Time for Heating Systems 101

If your current heating system yields cold hands and frozen toes — it might be time to upgrade.

Heating your home accounts for an inordinate portion of your utility bill, so it pays to choose the most efficient heating system possible. This doesn’t necessarily mean you should upgrade to a different type of system, however.

Generally speaking, it’s a bad idea to convert from forced air to central heating, or vice versa, since the benefits rarely justify the cost. Instead, upgrade to a more efficient version of your existing furnace or boiler when it’s too expensive to repair — but weigh your options carefully.

Here’s a rundown of the most commonly used heating systems, along with their advantages and disadvantages, to help you make the most appropriate choice for your home, climate and wallet.


Also known as forced air, furnaces are the most commonly used heating systems in the U.S. because they’re reliable and relatively inexpensive. Gas furnaces are rated for efficiency by their annual fuel utilization efficiency (AFUE) rating. This shows how much energy is successfully converted to usable heat.

If your furnace needs to be replaced, the silver lining is that modern furnaces are more efficient than ever, and some premium models even reach an AFUE rating of 97 percent. When purchasing a furnace, choose one that’s appropriately sized for your home so that it doesn’t put undue wear and tear on your system or waste energy.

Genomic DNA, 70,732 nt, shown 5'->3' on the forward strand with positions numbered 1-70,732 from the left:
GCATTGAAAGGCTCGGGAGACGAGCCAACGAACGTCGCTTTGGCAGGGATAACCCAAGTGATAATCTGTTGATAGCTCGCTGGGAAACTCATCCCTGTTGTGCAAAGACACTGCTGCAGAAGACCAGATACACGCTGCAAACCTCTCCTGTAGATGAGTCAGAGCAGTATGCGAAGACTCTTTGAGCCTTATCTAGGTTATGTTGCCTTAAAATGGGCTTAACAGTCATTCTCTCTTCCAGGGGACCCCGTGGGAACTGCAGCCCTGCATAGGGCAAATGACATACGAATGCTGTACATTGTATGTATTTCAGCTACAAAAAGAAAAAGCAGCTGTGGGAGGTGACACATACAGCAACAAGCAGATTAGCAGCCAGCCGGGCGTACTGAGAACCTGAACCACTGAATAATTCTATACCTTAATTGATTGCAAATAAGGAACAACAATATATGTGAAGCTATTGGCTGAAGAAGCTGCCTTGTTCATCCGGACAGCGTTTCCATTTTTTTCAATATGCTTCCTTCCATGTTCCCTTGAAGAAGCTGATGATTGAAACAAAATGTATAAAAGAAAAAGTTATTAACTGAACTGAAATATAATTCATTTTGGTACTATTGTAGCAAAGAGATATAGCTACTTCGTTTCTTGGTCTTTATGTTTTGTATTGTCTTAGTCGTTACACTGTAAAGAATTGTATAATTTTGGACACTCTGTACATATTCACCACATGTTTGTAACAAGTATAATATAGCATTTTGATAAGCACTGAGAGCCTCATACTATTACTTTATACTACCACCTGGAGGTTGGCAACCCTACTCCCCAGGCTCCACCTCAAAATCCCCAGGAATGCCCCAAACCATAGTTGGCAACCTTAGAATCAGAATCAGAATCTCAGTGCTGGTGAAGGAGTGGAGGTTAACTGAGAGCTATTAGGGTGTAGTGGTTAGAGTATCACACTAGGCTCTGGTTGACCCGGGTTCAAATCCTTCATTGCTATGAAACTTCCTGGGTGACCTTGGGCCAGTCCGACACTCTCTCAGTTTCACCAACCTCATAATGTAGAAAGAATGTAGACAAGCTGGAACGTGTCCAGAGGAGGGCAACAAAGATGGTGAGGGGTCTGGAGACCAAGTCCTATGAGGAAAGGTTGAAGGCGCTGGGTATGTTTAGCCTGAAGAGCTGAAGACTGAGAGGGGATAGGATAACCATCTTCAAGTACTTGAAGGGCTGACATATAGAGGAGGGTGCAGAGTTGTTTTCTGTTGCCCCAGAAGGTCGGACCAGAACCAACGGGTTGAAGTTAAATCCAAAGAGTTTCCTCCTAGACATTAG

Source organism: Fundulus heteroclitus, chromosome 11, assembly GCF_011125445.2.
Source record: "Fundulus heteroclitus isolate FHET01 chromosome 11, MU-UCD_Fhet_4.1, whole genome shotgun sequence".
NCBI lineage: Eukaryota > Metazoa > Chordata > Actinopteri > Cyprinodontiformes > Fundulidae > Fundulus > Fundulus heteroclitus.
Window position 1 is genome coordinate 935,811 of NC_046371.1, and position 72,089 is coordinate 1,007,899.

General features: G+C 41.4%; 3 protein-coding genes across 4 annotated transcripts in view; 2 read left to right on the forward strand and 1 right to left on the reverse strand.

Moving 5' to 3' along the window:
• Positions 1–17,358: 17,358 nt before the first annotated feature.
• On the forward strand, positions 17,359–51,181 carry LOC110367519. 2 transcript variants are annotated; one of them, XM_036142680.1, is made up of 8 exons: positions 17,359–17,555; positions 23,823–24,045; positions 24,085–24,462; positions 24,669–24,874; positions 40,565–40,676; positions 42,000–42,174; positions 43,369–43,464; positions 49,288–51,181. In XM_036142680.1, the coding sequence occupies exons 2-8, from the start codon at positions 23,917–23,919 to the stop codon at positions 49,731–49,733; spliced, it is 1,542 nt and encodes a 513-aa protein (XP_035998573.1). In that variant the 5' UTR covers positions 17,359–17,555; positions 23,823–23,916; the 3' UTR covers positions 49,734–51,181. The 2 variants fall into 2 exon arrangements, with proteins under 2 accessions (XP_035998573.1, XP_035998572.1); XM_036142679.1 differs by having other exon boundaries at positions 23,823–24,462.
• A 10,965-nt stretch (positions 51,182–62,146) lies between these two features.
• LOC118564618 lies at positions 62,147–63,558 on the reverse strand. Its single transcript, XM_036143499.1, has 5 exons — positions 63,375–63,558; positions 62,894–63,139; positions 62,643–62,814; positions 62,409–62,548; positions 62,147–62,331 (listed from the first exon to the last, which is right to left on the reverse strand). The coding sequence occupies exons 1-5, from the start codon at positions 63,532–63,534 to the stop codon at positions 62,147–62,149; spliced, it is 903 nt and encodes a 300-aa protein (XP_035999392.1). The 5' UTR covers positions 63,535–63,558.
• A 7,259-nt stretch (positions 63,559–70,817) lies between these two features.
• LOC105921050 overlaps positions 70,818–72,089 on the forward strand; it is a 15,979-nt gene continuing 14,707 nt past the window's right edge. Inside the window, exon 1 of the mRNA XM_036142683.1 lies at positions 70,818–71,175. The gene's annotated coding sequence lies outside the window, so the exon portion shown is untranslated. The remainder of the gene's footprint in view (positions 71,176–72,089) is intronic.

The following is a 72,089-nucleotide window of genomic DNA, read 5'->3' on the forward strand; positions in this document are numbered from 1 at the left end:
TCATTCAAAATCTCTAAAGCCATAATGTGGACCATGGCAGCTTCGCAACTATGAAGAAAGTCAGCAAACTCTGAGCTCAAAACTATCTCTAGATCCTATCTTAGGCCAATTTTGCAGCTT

Inexpensive to installReliable and low-maintenanceHave a long life span, especially electric modelsCan be retrofitted to filter and clean your home’s airAlready installed in most homes, thus easier to replaceCan produce and kick up more allergensWarm air is easily lost through ducts and within the houseGas furnaces can be dangerous, creating a risk of fire or carbon monoxide poisoningFurnaces powered by electricity are safer, but cost more to run


Boilers use water to generate and distribute heat through pipes and radiators, heating the air, floors, wall and baseboards as it travels in a loop. They can be powered via natural gas, electricity or propane, and they use the following systems to distribute heat:

  • Steam radiators are the old-fashioned metal things you’ve seen along the walls in older buildings.
  • Hot water radiators are the newer reincarnation and allow more control and versatility.
  • Hydronic radiant floor heating treats the entire floor of a room like a giant radiator, using tubing under the flooring to distribute heat to toasty toes. While efficient, hydronic radiant floor heating is expensive to install and replace.

Like furnaces, boilers are rated by AFUE score.

Usually runs more quietly than forced air systemsDoesn’t kick up dust, which makes for much better air qualityCan be retrofitted to heat waterCan be more efficient than forced air systemsBoilers are often more expensive to purchase and install than forced air systemsWater can leak when the system is damaged or nears the end of its lifeMost boilers are powered by natural gas, which isn’t available in all areasAren’t necessary in areas with mild winters

Heat pumps

These extremely efficient systems take advantage of existing temperatures (either outdoors, underwater or underground) to heat, cool and humidify your home.

There are three types of heat pumps:

  • Air-source heat pumps are the most common and circulate refrigerant between the outdoor heat pump and indoor air handler.
  • Split ductless systems use one to four indoor air handlers, which are mounted high up on walls and controlled by a remote.